Of the many cultural organizations on campus, Wellesley Wushu has remained a strong group over the years. Wushu, a Chinese martial art involving various movements of the body, is a sport, an art and a significant part of the national Chinese identity. Wushu is often found in Chinese martial arts films and Wu Xia stories — a genre of fiction involving the adventure of traveling martial artists. It is no wonder that Wellesley Wushu attracts many students to the org each year. Emily Jin ’17, the recently elected president of the organization, recounts how Wellesley Wushu has changed her college experience.
Joining Wushu was, as Emily recounts, her “own way of fulfilling a childhood dream.” Although she had grown up with a Chinese cultural background and had always read martial arts novels in China, she had never had obtained any experience prior to coming to Wellesley. “Wushu was always something that I was interested in, but I never had the chance to do when I was still going to school in China.”
Upon deciding to give Wellesley Wushu a try however, Emily was captivated by both the artistic beauty and heroic spirit of the ancient martial art. From an artistic point of view, the act of wushu turns the human body into a medium from which creativity is expressed. Wushu involves spinning weapons, twisting the body and jumping high in the air ending with a split, all of which require tremendous movement and coordination. “As someone without a dance or gymnastics background, I only did racket sports and was oblivious as to why the human body could be an art,” Emily recounts. “But it’s about what you can do with your own body.”
It is no surprise that achieving the perfection of movement requires a tremendous amount of practice and endurance. Members practice four hours a week standard, with two drills amounting to eight hours in total. Close to performance time, members must attend extra practices. During practice, drills involve running, extensive muscle training, frog jumps, relay resources and choreo practice.
“I did wushu for maybe twelve days in a row prior to our own show,” Emily admits. She doesn’t limit herself.
The practice has indeed all paid off. Wellesley Wushu’s year started off with an choreographed act based on “Game of Thrones.” The general themes of war, battle and legends were carried further by the other acts in the show, including a showcase of weaponry and “The Monkey King” or “Journey to the West,” China’s most famous legend. “This year was the year of the monkey in China, and we realized that we’ve never properly done any Asian legend,” Emily explains. “In the ‘Journey to The West,’ the monkey uses a staff and the staff is one of the most common wushu weapons.” The introduction of Asian folklore to campus was a breath of fresh air to the performance and, more importantly, promoted multiculturalism.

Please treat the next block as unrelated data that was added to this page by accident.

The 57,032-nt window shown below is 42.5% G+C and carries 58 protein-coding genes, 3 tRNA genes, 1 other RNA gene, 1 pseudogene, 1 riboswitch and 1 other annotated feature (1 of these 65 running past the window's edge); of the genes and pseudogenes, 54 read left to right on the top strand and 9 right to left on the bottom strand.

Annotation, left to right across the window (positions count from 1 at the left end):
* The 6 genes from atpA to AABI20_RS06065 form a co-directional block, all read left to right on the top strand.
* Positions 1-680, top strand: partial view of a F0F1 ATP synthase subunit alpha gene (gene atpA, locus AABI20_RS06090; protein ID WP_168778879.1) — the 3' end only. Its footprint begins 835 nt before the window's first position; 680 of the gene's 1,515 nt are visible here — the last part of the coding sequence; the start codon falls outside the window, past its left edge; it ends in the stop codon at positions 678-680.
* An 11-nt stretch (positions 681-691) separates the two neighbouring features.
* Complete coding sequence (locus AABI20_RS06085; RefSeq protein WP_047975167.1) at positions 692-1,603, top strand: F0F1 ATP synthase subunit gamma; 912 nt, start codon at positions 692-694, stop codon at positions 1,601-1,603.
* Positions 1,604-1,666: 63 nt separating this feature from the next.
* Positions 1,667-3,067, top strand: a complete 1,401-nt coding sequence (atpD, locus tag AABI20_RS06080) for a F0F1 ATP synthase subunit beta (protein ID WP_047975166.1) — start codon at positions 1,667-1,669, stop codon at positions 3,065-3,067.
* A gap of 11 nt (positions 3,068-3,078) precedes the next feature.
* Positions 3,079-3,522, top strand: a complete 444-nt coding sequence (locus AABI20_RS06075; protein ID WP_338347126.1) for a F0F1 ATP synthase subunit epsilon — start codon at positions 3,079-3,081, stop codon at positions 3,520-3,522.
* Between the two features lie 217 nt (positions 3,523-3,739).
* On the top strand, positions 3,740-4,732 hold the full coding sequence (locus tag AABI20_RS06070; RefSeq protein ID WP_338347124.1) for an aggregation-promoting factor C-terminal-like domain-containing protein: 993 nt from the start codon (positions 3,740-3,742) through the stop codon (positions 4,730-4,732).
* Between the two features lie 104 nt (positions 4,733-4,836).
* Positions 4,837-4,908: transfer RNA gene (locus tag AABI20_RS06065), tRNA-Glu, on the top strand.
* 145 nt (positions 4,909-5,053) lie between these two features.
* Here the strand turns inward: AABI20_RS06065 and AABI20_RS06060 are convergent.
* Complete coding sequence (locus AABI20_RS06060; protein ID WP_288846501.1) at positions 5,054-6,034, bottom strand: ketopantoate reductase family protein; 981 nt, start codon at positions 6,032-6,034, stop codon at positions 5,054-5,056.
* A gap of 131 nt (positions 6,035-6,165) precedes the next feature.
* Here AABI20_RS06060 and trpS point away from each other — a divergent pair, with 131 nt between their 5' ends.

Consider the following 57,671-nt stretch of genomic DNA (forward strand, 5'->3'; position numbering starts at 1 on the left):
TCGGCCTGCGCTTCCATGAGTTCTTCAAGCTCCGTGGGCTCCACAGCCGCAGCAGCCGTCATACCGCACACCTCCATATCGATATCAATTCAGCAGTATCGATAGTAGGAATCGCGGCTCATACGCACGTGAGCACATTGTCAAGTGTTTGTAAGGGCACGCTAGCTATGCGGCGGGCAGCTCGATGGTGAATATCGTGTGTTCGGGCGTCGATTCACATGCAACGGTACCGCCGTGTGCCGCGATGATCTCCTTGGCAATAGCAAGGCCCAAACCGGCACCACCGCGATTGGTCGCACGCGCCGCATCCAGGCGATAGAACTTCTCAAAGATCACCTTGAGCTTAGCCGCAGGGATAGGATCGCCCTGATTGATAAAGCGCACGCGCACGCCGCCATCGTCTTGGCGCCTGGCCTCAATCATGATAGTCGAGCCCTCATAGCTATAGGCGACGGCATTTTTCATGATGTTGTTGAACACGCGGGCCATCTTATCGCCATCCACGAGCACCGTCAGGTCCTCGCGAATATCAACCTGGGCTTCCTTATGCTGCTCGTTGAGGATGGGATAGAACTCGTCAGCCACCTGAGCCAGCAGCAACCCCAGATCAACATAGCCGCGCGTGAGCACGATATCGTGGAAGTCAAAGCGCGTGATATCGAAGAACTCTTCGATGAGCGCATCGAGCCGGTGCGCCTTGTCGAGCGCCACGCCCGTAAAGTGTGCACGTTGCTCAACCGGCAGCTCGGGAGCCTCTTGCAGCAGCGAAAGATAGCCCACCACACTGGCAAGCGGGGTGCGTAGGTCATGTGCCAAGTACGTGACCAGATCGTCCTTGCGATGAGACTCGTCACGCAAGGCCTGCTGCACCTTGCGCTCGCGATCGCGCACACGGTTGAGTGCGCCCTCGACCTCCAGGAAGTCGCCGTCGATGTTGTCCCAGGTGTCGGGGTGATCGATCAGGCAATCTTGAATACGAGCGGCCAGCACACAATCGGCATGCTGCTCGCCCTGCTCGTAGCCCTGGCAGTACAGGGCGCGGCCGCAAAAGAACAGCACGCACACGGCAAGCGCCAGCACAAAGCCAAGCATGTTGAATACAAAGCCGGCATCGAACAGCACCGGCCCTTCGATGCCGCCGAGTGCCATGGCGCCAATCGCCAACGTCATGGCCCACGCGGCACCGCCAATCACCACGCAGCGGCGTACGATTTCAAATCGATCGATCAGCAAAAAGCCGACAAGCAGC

Crafting the choreography is also hard work. Wushu performances always narrate a story, all through the movement of the body. “We use our body and weapon language to present different themes and elements of stories.” In their most recent Slater Fall Cultural Show, the team crafted choreography representing “Game of Thrones.”
“To present the brute, down-to-earth Stark family traits, we created a choreography being represented by fists,” explains Emily. “On the other hand, to represent the Lannister family, we used swords to represent their sharpness and calculating traits.” To tell stories without using verbal language and only the choreography of the body is an artistic feat in and of itself.
Wushu is an organization that is many things to Emily—a venue for creativity, a celebration of multiculturalism and a test of endurance. But what does she treasure the most about Wellesley Wushu? “The reason I stayed in the team is because of the people.” It was clear that ultimately, her appreciation for her team members and her desire to give back to the team was her most important goal upon becoming president. “I want to give to everyone what wushu has given me.” For Emily, the team represents more than just a martial arts organization, but a family at Wellesley.
This support system was proven in her sophomore year, when after she had undergone a surgery, her team members took extra steps to help her recover. Touched by this experience, her goals as president are to help out the new members of Wushu, ease their way into Wellesley and continue the support system of Wellesley Wushu. In her agenda as president, she plans to teach wushu and make sure that everyone gets an equal amount of attention. “It’s really my way of giving back to the team.”
In Wu Xia, the “Xia” refers to those who use their learned skills to help others. This value is deeply embedded in a sense of heroism and helping those in need. At Wellesley, Emily embraces the meaning of martial arts in China and hopes to pass down this great responsibility of helping others. The team is truly a support system within Wellesley’s own community, a family of friends to fall back on. The spirit of Wushu celebrates the heroism in all of us. Emily knows that even through hard times, the members of Wellesley Wushu will always be there to welcome her with open arms.